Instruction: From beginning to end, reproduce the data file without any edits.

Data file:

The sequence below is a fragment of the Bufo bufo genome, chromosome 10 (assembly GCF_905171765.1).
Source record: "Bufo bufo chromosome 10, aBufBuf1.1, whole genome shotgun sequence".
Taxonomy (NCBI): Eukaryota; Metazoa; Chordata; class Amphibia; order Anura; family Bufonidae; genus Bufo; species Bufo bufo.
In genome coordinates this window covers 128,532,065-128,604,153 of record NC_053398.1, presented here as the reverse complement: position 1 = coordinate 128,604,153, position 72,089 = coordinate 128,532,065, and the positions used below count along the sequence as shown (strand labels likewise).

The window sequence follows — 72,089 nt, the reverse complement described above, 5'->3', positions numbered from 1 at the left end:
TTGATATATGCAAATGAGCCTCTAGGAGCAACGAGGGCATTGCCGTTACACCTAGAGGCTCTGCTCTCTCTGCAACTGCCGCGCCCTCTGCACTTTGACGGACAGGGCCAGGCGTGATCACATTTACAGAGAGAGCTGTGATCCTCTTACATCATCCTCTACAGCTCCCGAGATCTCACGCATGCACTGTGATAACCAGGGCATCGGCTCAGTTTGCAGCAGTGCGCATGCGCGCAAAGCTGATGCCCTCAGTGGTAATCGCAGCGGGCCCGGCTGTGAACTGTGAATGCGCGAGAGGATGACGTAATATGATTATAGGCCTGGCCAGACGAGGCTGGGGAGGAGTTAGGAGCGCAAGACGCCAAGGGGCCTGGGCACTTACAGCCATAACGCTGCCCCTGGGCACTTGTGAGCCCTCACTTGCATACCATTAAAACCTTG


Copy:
The sequence below is a fragment of the Bufo bufo genome, chromosome 10 (assembly GCF_905171765.1).
Source record: "Bufo bufo chromosome 10, aBufBuf1.1, whole genome shotgun sequence".
Taxonomy (NCBI): Eukaryota; Metazoa; Chordata; class Amphibia; order Anura; family Bufonidae; genus Bufo; species Bufo bufo.
In genome coordinates this window covers 128,532,065-128,604,153 of record NC_053398.1, presented here as the reverse complement: position 1 = coordinate 128,604,153, position 72,089 = coordinate 128,532,065, and the positions used below count along the sequence as shown (strand labels likewise).

The window sequence follows — 72,089 nt, the reverse complement described above, 5'->3', positions numbered from 1 at the left end:
TTGATATATGCAAATGAGCCTCTAGGAGCAACGAGGGCATTGCCGTTACACCTAGAGGCTCTGCTCTCTCTGCAACTGCCGCGCCCTCTGCACTTTGACGGACAGGGCCAGGCGTGATCACATTTACAGAGAGAGCTGTGATCCTCTTACATCATCCTCTACAGCTCCCGAGATCTCACGCATGCACTGTGATAACCAGGGCATCGGCTCAGTTTGCAGCAGTGCGCATGCGCGCAAAGCTGATGCCCTCAGTGGTAATCGCAGCGGGCCCGGCTGTGAACTGTGAATGCGCGAGAGGATGACGTAATATGATTATAGGCCTGGCCAGACGAGGCTGGGGAGGAGTTAGGAGCGCAAGACGCCAAGGGGCCTGGGCACTTACAGCCATAACGCTGCCCCTGGGCACTTGTGAGCCCTCACTTGCATACCATTAAAACCTTG